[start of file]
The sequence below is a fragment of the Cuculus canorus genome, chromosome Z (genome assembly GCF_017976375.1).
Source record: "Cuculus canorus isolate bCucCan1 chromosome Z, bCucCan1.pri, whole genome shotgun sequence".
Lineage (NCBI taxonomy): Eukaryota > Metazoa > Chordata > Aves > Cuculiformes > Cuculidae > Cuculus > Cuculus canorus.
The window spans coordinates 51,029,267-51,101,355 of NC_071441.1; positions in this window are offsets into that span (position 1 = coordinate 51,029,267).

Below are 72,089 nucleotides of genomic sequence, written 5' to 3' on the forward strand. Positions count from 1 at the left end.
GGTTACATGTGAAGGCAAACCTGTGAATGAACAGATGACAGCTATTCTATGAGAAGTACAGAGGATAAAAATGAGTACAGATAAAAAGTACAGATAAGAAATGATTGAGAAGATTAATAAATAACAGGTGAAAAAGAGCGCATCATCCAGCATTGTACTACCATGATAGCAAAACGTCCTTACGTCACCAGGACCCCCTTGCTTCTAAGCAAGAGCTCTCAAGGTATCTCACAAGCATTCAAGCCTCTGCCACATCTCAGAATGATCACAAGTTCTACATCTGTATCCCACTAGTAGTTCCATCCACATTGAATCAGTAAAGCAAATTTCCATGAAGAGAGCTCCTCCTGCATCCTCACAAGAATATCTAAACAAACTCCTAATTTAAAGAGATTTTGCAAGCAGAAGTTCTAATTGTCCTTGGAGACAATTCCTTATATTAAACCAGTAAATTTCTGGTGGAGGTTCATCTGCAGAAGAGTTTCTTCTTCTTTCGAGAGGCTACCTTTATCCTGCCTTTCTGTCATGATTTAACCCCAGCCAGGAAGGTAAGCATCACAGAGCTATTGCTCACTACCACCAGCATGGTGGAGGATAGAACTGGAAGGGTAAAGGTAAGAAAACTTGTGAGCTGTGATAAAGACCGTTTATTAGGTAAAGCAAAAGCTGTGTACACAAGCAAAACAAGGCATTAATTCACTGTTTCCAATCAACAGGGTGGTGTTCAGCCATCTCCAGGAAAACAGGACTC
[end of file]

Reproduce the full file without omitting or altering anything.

The sequence below is a fragment of the Cuculus canorus genome, chromosome Z (genome assembly GCF_017976375.1).
Source record: "Cuculus canorus isolate bCucCan1 chromosome Z, bCucCan1.pri, whole genome shotgun sequence".
Lineage (NCBI taxonomy): Eukaryota > Metazoa > Chordata > Aves > Cuculiformes > Cuculidae > Cuculus > Cuculus canorus.
The window spans coordinates 51,029,267-51,101,355 of NC_071441.1; positions in this window are offsets into that span (position 1 = coordinate 51,029,267).

Below are 72,089 nucleotides of genomic sequence, written 5' to 3' on the forward strand. Positions count from 1 at the left end.
GGTTACATGTGAAGGCAAACCTGTGAATGAACAGATGACAGCTATTCTATGAGAAGTACAGAGGATAAAAATGAGTACAGATAAAAAGTACAGATAAGAAATGATTGAGAAGATTAATAAATAACAGGTGAAAAAGAGCGCATCATCCAGCATTGTACTACCATGATAGCAAAACGTCCTTACGTCACCAGGACCCCCTTGCTTCTAAGCAAGAGCTCTCAAGGTATCTCACAAGCATTCAAGCCTCTGCCACATCTCAGAATGATCACAAGTTCTACATCTGTATCCCACTAGTAGTTCCATCCACATTGAATCAGTAAAGCAAATTTCCATGAAGAGAGCTCCTCCTGCATCCTCACAAGAATATCTAAACAAACTCCTAATTTAAAGAGATTTTGCAAGCAGAAGTTCTAATTGTCCTTGGAGACAATTCCTTATATTAAACCAGTAAATTTCTGGTGGAGGTTCATCTGCAGAAGAGTTTCTTCTTCTTTCGAGAGGCTACCTTTATCCTGCCTTTCTGTCATGATTTAACCCCAGCCAGGAAGGTAAGCATCACAGAGCTATTGCTCACTACCACCAGCATGGTGGAGGATAGAACTGGAAGGGTAAAGGTAAGAAAACTTGTGAGCTGTGATAAAGACCGTTTATTAGGTAAAGCAAAAGCTGTGTACACAAGCAAAACAAGGCATTAATTCACTGTTTCCAATCAACAGGGTGGTGTTCAGCCATCTCCAGGAAAACAGGACTC